How well can Gandhi Sagar sanctuary accommodate free-ranging cheetahs? | In Focus podcast

Ravi Chellam shares his insights about the Gandhi Sagar Wildlife Sanctuary, whether it will be a perfect home for cheetahs, what preparations have been made and how the authorities will ensure that the cheetahs don’t stray into human habitations.

Updated - June 24, 2024 04:43 pm IST

Published - June 21, 2024 06:01 pm IST

In September 2022, India launched an ambitious project to restart a self-sustaining, cheetah population in the country by importing African cheetahs. In all, about 20 adult cheetahs were translocated to Kuno National Park in Madhya Pradesh. Of these 20, 13 have survived, and with another 13 cubs born, there are now 26 cheetahs at Kuno.

Obviously, Kuno is not big enough to accommodate this many animals in the wild. So Gandhi Sagar wildlife sanctuary – much smaller in area than Kuno, also located in MP -- is being prepared to become the second home of the imported cheetahs. According to the government, the preparations are almost done, and plans for importing more cheetahs from Africa to Gandhi Sagar will be finalised after the monsoons.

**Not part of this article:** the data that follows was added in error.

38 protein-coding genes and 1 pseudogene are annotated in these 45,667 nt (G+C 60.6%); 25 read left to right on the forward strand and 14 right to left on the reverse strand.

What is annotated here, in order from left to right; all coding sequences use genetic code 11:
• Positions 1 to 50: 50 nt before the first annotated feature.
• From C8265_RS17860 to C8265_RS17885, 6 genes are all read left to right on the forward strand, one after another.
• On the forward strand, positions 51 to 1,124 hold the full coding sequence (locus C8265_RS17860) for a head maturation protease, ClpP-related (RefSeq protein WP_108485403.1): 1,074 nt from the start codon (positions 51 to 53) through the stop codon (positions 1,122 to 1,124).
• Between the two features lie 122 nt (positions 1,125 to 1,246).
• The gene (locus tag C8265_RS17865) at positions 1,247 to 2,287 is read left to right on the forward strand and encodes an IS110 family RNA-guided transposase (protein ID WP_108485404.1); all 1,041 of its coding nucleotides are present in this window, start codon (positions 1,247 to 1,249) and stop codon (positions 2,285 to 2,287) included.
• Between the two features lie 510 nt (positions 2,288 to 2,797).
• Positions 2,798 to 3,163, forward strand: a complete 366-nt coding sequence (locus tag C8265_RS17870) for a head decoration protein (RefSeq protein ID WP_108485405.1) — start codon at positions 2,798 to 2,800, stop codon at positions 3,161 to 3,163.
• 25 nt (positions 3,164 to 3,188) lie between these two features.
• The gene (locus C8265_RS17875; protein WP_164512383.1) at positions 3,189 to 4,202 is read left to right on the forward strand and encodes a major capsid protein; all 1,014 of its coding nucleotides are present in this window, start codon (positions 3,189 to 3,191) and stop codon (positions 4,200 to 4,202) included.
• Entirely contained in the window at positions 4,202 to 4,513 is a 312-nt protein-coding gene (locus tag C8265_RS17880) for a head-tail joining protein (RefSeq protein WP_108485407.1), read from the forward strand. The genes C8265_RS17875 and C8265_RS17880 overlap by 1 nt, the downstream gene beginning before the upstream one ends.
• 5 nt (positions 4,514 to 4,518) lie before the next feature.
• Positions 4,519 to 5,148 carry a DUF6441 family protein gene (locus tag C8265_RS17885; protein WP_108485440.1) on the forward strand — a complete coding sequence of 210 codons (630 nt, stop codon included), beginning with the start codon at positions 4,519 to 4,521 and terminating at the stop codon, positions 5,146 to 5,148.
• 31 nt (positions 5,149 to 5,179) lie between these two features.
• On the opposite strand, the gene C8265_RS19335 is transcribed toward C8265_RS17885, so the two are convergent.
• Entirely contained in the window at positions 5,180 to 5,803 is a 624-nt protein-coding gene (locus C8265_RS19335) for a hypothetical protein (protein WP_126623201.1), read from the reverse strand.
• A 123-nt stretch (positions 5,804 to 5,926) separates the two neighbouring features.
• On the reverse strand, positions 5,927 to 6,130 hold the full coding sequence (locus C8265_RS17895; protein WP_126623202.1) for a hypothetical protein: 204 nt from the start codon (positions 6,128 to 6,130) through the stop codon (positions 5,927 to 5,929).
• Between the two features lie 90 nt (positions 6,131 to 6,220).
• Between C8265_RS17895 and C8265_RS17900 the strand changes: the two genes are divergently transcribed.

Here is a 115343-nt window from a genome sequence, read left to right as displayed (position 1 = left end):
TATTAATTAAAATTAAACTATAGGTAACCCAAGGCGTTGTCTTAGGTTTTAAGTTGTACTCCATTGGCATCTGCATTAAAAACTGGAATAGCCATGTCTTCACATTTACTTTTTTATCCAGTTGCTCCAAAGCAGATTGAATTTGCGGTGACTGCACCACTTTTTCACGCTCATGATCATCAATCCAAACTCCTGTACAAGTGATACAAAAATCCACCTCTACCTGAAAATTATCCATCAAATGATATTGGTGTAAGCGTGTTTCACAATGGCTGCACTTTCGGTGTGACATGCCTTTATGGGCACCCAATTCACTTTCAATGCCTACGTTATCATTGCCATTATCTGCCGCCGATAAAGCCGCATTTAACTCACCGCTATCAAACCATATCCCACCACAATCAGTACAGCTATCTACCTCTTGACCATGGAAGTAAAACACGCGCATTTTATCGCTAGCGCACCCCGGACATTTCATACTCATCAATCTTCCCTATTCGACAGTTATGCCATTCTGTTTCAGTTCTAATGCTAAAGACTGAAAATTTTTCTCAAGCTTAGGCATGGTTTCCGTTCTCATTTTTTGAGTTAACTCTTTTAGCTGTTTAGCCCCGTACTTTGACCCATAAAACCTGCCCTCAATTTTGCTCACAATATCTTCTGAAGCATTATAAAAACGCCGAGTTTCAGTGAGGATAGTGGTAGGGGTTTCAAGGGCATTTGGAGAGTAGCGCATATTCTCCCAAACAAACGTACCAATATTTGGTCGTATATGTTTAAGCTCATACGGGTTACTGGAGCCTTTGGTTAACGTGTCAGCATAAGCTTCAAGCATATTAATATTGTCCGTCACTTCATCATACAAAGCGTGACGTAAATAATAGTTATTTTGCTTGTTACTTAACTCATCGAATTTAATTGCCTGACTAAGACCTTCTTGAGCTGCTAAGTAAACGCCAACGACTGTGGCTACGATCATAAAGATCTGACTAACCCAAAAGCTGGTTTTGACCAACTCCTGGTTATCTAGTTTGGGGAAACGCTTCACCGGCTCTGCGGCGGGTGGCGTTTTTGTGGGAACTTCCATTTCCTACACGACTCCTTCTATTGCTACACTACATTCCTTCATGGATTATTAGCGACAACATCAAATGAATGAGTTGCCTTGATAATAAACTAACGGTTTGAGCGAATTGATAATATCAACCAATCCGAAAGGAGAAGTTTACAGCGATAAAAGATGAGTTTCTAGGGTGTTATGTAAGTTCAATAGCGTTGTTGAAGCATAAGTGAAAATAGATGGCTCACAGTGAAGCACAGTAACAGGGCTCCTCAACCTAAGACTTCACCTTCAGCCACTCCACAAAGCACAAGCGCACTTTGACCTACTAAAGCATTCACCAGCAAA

While the government has said that the Gandhi Sagar wildlife sanctuary is a perfect home for the cheetahs, there are concerns about prey density, space, and adaptability.

What preparations have been made to make Gandhi Sagar a suitable home for the African cheetah? Are these preparations, including large-scale relocation of prey animals from elsewhere, sound from a conservation viewpoint? How will the authorities ensure that the cheetahs don’t enter human habitations?

Guest: Ravi Chellam, Bengaluru-based wildlife biologist and conservation scientist.

Host: G. Sampath, Social Affairs Editor, The Hindu

Edited by Jude Francis Weston

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